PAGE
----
NOISE DUE TO FULLY DEVELOPED TURBULENT FLOW EXHAUSTING FROM STRAIGHT AND BENT PIPES

Noise in flow-ducts can be generated by acoustic sources such as fans, compressors or valves. Aerodynamic turbulence inside the pipe, however, can also generate acoustic power. The experiments and results described in this paper are a part of a study of noise transmission through pipe walls. The radiated power from fully developed turbulent flow exhausting from a circular pipe at subsonic speeds was measured in 1/3 octave bands. It was found that the turbulence in a straight pipe, of a length to diameter ratio L/D=360, produces no additional sound power when compared to jet mixing noise. Inserting a radiused 90 degrees bend, with a bend to pipe radius ratio of 17, also leaves the jet mixing noise unaffected. However, when a 90 degrees mitred bend is added to the pipe the exhaust radiated noise exceeds the predicted jet noise, particularly at low velocities. Also for a mitred bend the radiated power grows with approximately the sixth power of velocity. As the velocity increase, the jet mixing noise eventually takes over and is expected then to be the dominant noise source. These results are significant for predicting noise in piping systems and for designing quiet piping systems.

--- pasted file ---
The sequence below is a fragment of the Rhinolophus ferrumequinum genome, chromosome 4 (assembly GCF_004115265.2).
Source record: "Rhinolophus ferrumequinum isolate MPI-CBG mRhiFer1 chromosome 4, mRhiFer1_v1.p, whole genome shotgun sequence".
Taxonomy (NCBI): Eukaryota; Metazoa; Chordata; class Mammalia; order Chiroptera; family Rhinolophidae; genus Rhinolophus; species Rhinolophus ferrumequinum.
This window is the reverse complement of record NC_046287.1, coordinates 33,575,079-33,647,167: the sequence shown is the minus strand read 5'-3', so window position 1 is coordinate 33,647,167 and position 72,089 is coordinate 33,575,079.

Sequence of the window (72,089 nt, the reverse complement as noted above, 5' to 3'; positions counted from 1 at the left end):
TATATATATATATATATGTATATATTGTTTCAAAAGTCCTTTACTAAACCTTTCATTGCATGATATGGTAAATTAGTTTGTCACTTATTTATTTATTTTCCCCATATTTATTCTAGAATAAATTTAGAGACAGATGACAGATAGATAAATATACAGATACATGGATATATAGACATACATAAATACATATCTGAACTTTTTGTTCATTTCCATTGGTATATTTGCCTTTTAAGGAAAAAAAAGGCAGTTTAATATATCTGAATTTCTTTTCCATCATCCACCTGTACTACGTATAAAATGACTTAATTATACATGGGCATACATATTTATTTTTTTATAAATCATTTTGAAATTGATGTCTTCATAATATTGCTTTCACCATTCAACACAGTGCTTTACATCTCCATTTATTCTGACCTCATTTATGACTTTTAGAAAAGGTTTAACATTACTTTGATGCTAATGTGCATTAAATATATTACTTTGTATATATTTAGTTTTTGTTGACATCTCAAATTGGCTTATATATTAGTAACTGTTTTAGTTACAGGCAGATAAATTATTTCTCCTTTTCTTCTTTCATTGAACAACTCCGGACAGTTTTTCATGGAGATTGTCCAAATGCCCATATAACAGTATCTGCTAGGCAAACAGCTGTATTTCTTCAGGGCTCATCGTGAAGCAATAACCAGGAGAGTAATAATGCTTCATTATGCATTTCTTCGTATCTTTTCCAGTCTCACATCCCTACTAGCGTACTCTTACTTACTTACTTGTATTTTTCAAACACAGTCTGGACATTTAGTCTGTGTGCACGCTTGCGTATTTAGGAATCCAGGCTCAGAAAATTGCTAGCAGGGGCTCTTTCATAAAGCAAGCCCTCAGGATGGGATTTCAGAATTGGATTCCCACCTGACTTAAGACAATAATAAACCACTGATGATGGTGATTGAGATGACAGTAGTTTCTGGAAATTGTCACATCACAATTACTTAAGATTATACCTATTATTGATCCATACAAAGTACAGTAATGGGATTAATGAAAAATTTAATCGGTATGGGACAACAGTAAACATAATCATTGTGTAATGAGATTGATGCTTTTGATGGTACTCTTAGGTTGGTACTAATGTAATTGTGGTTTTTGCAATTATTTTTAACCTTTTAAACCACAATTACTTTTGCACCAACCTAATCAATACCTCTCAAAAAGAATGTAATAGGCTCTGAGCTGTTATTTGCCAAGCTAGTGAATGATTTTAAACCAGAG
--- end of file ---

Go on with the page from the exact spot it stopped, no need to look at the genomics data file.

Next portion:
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  • Corporate Authors:

    Academic Press Incorporated

    Berkeley Square House, Berkeley Square
    London W1,   England 
  • Authors:
    • Kuhn, G F
    • MORFEY, C L
  • Publication Date: 1976-1

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Filing Info

  • Accession Number: 00139402
  • Record Type: Publication
  • Source Agency: Engineering Index
  • Files: TRIS
  • Created Date: Sep 16 1976 12:00AM